Longtime readers will know that I’m not…exactly a big economy games guy. I don’t know if it’s my total inability to do math or my complete inability to focus (something that hyper-intricate economy games usually need), but they very rarely click with me. So when the lovely people at Stronghold Games sent me a copy of Amul, one of their most recent titles, I was worried I wouldn’t like it. But, like with most things, you shouldn’t judge a game by its box art, and once I’d gotten a chance to play it I realized that not only did I like it, it also felt like something completely different from any similar game I’ve played.
What’s In The Box?
Since Amul is centered around card drafting, there’s isn’t a whole lot to the game outside of cards. The cards included in the game represent the commodities you can trade, workers you can employ, and even buildings and vehicles…well, camels that you need to make your business thrive. The cards are beautiful on both sides, with the back of each card showing a different design and color of jeweled disc depending on what sort of card it is. The art that makes up the front of the cards is warm and authentic, not cartoonish but still stylized enough to capture the mood of the time. The designers also anchored the game in a specific time and place (11th century Arabia), showing their research in the multicultural and cosmopolitan characters and items used in the game. The final piece of the puzzle is the game board, a funky little triangle that is mainly there to help organize the different card stacks and delineate day and night. But it’s helpful to have a “hub” of sorts so the game has a focus, and it’s something that really helps the game stand out from its competition.
How’s It Play?
When you play Amul, you take on the role of a trader trying to make their way in the thriving ancient city of Amul (in modern day Turkmenistan). Through drafting cards you create combos and earn prestige points, which at the end of the game give you victory. Each round the market fills with new cards before the merchants all offer something up in the market as well. Your choice as a player is thus a little more variable from round to round. You also have the opportunity to drop cards at the end of the round, and many cards are affected by the presence of others. A big part of this game is keeping track of what each merchant is going for, what they’re getting rid of, and how you can foil them along the way. It’s incredibly fast paced and even at a full eight player table doesn’t go past the 45 minutes listed on the box.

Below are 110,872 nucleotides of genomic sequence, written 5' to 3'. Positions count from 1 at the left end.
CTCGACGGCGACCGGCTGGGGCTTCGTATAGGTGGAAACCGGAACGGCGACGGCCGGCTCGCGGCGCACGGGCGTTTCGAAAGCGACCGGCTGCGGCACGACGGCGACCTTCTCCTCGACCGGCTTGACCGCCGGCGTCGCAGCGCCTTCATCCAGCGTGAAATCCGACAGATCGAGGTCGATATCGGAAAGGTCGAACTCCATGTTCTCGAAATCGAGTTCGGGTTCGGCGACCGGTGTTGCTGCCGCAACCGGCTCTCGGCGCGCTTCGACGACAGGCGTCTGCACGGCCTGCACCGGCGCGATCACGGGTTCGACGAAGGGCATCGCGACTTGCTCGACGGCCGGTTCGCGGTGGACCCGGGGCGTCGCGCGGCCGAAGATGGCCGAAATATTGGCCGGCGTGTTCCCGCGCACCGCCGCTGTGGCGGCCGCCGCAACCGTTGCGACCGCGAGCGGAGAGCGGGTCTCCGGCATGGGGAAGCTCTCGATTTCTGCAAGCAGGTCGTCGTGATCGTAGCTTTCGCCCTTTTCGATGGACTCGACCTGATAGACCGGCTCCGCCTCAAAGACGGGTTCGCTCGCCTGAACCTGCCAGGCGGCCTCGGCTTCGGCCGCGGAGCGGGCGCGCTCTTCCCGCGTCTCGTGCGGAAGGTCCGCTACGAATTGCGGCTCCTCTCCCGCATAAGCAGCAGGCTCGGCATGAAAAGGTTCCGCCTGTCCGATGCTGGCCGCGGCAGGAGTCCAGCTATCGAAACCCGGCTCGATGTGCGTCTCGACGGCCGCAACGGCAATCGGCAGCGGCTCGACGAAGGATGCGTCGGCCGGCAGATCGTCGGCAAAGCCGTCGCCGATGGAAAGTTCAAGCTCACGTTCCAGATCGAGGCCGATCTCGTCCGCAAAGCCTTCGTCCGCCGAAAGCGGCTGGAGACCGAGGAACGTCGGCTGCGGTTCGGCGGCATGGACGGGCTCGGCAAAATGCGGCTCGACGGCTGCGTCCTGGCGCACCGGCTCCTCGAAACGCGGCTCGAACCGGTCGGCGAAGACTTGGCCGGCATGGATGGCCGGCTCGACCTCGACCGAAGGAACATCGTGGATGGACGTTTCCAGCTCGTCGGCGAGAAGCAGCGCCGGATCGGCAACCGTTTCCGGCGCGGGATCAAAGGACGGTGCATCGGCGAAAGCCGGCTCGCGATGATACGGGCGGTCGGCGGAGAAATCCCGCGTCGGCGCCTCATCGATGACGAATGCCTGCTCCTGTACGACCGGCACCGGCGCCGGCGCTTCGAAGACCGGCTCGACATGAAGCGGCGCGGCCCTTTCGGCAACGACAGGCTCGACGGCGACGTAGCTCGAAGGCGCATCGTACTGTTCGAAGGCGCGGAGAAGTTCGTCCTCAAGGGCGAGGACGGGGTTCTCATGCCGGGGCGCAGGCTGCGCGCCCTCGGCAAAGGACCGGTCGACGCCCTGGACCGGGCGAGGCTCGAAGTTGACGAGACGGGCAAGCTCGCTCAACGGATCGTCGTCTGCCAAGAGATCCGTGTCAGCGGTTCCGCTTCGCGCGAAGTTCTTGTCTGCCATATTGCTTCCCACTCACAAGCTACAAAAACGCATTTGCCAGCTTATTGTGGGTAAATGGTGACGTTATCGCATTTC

What cards you have also change between games, as the makeup of the decks are changed depending on number of players. Amul has essentially been constructed to be extremely replayable, with each game being different from the rest and requiring different strategies. A great example of this are the Tea cards, which are used to trip up players and make strategy harder. If someone has played enough Amul, they might know what cards are coming and when, but adding in the Tea cards messes that up and adds a bit of randomness to keep the game from getting stale and veteran players from either dominating or getting bored. It’s a big problem for card games like this, and it’s nice to see all the ways that the designers worked to avert it.
I think that Amul is a bit of a hidden gem of 2019, and one that I don’t see talked about as much as I think it should be. Part of that can be chalked up to the simpler rules being a turn off for people who like the resource/economic games, or to more casual people being turned off by that theme (similar to why I was). But it’s so fast and fun that it’s almost a party game, though the depth of strategy in the game means that you’ll be able to get Amul off the shelf many, many times without getting tired of it. It’s also a beautiful game with an interesting theme, a theme that it handles quite well. It’s not just something that the designers slapped a ARABIAN theme on to make it special, there’s a good deal of research and historical accuracy baked in. Plus, you gotta love that funky triangle board!
You can pick up Amul on Amazon or at your FLGS.
Images via Stronghold Games and Kevin Grote